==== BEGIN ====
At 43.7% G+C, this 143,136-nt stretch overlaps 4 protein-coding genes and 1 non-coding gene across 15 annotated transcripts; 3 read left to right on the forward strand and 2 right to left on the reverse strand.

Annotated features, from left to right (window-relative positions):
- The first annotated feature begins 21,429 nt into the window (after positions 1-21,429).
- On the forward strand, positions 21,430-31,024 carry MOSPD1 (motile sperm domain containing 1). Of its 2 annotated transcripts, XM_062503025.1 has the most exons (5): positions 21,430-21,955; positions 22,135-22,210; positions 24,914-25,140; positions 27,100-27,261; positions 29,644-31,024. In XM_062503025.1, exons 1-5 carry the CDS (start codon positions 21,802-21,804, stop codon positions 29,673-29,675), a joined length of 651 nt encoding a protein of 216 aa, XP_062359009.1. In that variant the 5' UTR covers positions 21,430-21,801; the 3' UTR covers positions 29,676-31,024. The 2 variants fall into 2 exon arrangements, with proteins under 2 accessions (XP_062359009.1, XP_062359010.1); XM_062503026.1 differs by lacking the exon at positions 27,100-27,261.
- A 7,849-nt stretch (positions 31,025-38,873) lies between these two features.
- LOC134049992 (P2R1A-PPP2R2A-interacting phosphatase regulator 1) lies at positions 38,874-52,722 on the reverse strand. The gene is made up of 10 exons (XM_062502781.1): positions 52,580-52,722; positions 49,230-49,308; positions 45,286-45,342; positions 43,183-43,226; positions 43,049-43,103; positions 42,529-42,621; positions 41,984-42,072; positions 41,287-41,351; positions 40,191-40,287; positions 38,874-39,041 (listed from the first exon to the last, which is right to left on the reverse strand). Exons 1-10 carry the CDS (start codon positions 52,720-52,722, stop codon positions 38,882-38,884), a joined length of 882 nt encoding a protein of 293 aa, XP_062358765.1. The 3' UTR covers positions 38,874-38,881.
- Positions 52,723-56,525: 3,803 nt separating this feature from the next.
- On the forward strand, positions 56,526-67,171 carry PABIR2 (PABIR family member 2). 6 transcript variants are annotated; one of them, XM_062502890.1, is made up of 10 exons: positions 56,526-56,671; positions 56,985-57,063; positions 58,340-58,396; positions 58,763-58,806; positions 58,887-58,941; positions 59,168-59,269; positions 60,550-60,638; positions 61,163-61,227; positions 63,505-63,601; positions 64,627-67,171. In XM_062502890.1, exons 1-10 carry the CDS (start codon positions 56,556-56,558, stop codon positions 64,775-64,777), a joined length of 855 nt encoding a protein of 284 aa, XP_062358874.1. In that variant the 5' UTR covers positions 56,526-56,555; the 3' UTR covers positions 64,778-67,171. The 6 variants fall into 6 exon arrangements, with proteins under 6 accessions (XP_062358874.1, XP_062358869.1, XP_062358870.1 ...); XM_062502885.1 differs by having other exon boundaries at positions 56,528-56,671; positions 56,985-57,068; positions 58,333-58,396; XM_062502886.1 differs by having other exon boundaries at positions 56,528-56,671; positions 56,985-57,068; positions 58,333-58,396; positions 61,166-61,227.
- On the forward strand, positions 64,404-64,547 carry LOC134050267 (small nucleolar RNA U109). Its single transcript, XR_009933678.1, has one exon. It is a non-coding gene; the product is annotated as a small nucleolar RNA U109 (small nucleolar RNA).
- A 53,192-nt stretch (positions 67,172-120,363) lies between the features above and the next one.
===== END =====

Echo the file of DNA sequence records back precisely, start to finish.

At 43.7% G+C, this 143,136-nt stretch overlaps 4 protein-coding genes and 1 non-coding gene across 15 annotated transcripts; 3 read left to right on the forward strand and 2 right to left on the reverse strand.

Annotated features, from left to right (window-relative positions):
- The first annotated feature begins 21,429 nt into the window (after positions 1-21,429).
- On the forward strand, positions 21,430-31,024 carry MOSPD1 (motile sperm domain containing 1). Of its 2 annotated transcripts, XM_062503025.1 has the most exons (5): positions 21,430-21,955; positions 22,135-22,210; positions 24,914-25,140; positions 27,100-27,261; positions 29,644-31,024. In XM_062503025.1, exons 1-5 carry the CDS (start codon positions 21,802-21,804, stop codon positions 29,673-29,675), a joined length of 651 nt encoding a protein of 216 aa, XP_062359009.1. In that variant the 5' UTR covers positions 21,430-21,801; the 3' UTR covers positions 29,676-31,024. The 2 variants fall into 2 exon arrangements, with proteins under 2 accessions (XP_062359009.1, XP_062359010.1); XM_062503026.1 differs by lacking the exon at positions 27,100-27,261.
- A 7,849-nt stretch (positions 31,025-38,873) lies between these two features.
- LOC134049992 (P2R1A-PPP2R2A-interacting phosphatase regulator 1) lies at positions 38,874-52,722 on the reverse strand. The gene is made up of 10 exons (XM_062502781.1): positions 52,580-52,722; positions 49,230-49,308; positions 45,286-45,342; positions 43,183-43,226; positions 43,049-43,103; positions 42,529-42,621; positions 41,984-42,072; positions 41,287-41,351; positions 40,191-40,287; positions 38,874-39,041 (listed from the first exon to the last, which is right to left on the reverse strand). Exons 1-10 carry the CDS (start codon positions 52,720-52,722, stop codon positions 38,882-38,884), a joined length of 882 nt encoding a protein of 293 aa, XP_062358765.1. The 3' UTR covers positions 38,874-38,881.
- Positions 52,723-56,525: 3,803 nt separating this feature from the next.
- On the forward strand, positions 56,526-67,171 carry PABIR2 (PABIR family member 2). 6 transcript variants are annotated; one of them, XM_062502890.1, is made up of 10 exons: positions 56,526-56,671; positions 56,985-57,063; positions 58,340-58,396; positions 58,763-58,806; positions 58,887-58,941; positions 59,168-59,269; positions 60,550-60,638; positions 61,163-61,227; positions 63,505-63,601; positions 64,627-67,171. In XM_062502890.1, exons 1-10 carry the CDS (start codon positions 56,556-56,558, stop codon positions 64,775-64,777), a joined length of 855 nt encoding a protein of 284 aa, XP_062358874.1. In that variant the 5' UTR covers positions 56,526-56,555; the 3' UTR covers positions 64,778-67,171. The 6 variants fall into 6 exon arrangements, with proteins under 6 accessions (XP_062358874.1, XP_062358869.1, XP_062358870.1 ...); XM_062502885.1 differs by having other exon boundaries at positions 56,528-56,671; positions 56,985-57,068; positions 58,333-58,396; XM_062502886.1 differs by having other exon boundaries at positions 56,528-56,671; positions 56,985-57,068; positions 58,333-58,396; positions 61,166-61,227.
- On the forward strand, positions 64,404-64,547 carry LOC134050267 (small nucleolar RNA U109). Its single transcript, XR_009933678.1, has one exon. It is a non-coding gene; the product is annotated as a small nucleolar RNA U109 (small nucleolar RNA).
- A 53,192-nt stretch (positions 67,172-120,363) lies between the features above and the next one.